Using passive samplers to assess bioavailability, toxicity, and reactivity of hydrophobic organic chemicals (HOCs)
Tcaciuc, Alexandra P.
MetadataShow full item record
Hydrophobic organic chemicals (HOCs) are a class of environmental contaminants responsible for numerous acute and chronic health effects in humans and wildlife. This thesis illustrates three applications of polyethylene (PE) passive sampling, which enhance our toolbox for estimating environmental hazards associated with HOCs. First, we present a methodology that can be used to estimate the bioaccumulation potential of numerous organic chemicals based on passive sampling and comprehensive two dimensional gas chromatography (GC × GC). Using GC × GC retention times, we show that lipid-water and samplerwater partition coefficients can be estimated within a factor of 2 and 3, respectively. The method was then applied to estimate body burdens of various HOCs in benthic organisms from GC × GC analysis of PE equilibrated with contaminated sediment. Empirical observations of accumulation in the Nereis virens polychaete were in good agreement with PE-based predictions for PCBs, but were lower by at least an order of magnitude for other classes of HOCs (such as PAHs) presumably due to metabolism. Second, we applied the same methodology to a set of contaminated sediments and estimated the cumulative baseline toxicity associated with environmental mixtures of HOCs. The predictions were compared against empirical measurements of baseline toxicity using the water flea Daphnia magna. The estimated total body burdens of HOCs were in good agreement with measured toxicity, with toxicity occurring at body burdens larger than 30 mg/glipid. In contrast, the toxicity estimated based on priority pollutants severely underestimated the observed toxicity, emphasizing the importance of cumulative effects. Lastly, to advance our understanding of the processes that affect passive sampling results in situ (when they are operating away from equilibrium), a mathematical model was developed for reactive chemicals transferring between PE and sediment beds. The reaction diffusion model was used to infer in situ degradation rates of dichlorodiphenyltrichloroethane (DDT), which in the sediments of a freshwater lake were found to be between 0.09 and 0.9 d-1. A second mathematical model describing the kinetics of exchange between passive samplers and water was also developed, which can be used in both field (infinite baths) and laboratory (finite baths) conditions.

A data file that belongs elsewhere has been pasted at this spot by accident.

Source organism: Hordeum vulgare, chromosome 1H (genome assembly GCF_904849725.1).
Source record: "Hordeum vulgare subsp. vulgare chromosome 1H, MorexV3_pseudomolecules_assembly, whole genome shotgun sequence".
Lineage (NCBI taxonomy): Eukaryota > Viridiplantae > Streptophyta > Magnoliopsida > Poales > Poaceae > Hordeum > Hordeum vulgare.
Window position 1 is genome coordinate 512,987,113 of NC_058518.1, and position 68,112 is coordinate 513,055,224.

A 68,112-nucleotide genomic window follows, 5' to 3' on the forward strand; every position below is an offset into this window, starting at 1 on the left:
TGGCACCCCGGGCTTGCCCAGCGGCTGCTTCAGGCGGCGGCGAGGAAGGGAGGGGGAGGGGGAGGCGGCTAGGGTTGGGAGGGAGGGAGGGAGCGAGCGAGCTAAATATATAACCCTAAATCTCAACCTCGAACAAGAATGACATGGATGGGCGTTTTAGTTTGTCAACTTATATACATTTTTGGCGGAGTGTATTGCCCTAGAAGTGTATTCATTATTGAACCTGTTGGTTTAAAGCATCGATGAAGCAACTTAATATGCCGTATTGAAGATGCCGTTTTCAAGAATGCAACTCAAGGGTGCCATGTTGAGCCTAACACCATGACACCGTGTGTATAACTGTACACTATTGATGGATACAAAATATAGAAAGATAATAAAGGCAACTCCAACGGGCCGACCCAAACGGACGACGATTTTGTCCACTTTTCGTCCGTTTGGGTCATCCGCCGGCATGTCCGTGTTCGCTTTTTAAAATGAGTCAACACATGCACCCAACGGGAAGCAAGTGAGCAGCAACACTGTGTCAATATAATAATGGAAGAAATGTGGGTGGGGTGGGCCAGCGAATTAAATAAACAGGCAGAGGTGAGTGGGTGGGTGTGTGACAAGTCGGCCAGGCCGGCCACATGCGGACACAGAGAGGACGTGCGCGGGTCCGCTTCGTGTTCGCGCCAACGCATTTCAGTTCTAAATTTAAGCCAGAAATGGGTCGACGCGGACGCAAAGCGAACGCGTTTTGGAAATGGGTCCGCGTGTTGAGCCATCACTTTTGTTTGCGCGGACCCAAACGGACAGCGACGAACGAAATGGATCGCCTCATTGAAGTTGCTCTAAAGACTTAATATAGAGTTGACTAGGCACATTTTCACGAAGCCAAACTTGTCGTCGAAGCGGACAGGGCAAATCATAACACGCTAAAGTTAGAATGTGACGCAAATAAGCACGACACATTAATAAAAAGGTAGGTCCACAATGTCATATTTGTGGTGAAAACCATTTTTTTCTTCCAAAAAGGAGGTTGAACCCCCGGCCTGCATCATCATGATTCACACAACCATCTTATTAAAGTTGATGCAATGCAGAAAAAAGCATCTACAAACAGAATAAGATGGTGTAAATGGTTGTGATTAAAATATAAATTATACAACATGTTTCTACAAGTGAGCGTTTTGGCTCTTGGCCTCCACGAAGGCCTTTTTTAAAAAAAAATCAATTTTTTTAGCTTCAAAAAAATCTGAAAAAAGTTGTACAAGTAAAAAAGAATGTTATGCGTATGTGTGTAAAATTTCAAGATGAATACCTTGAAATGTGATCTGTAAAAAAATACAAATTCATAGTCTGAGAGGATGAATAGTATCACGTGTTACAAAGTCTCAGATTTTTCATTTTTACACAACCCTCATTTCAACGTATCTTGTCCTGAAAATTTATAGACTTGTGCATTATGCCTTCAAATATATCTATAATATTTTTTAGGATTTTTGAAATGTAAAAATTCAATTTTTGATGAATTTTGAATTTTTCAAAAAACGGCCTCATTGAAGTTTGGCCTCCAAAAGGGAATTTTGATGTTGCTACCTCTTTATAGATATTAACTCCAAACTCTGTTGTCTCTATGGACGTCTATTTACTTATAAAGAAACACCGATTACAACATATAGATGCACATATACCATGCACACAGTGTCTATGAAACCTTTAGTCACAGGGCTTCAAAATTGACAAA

Submitted in partial fulfillment of the requirements for the degree of Doctor of Philosophy at the Massachusetts Institute Of Technology and the Woods Hole Oceanographic Institution June 2015
Suggested CitationThesis: Tcaciuc, Alexandra P., "Using passive samplers to assess bioavailability, toxicity, and reactivity of hydrophobic organic chemicals (HOCs)", 2015-06, DOI:10.1575/1912/7305, https://hdl.handle.net/1912/7305
Showing items related by title, author, creator and subject.
Biological-physical interactions on Georges Bank : plankton transport and population dynamics of the ocean quahog, Arctica islandica Lewis, Craig V. (Massachusetts Institute of Technology and Woods Hole Oceanographic Institution, 1997-06)Advective losses of bank water during winter because of strong wind forcing were hypothesized to be a significant factor limiting recruitment of Georges Bank cormnunities. This hypothesis was examined using biological-physical ...
Montgomery, Raymond B. (Massachusetts Institute of Technology and Woods Hole Oceanographic Institution, 1938-08)Except for the presence in most localities of a shallow homogeneous surface layer and of a relatively homogeneous and deeper bottom layer, the oceans of the temperate and tropical regions are stratified and vertically ...
Ogden, Kelly A. (Massachusetts Institute of Technology and Woods Hole Oceanographic Institution, 2017-02)Internal hydraulic jumps in flows with upstream shear are investigated numerically and theoretically. The role of upstream shear has not previously been thoroughly investigated, although it is important in many oceanographic ...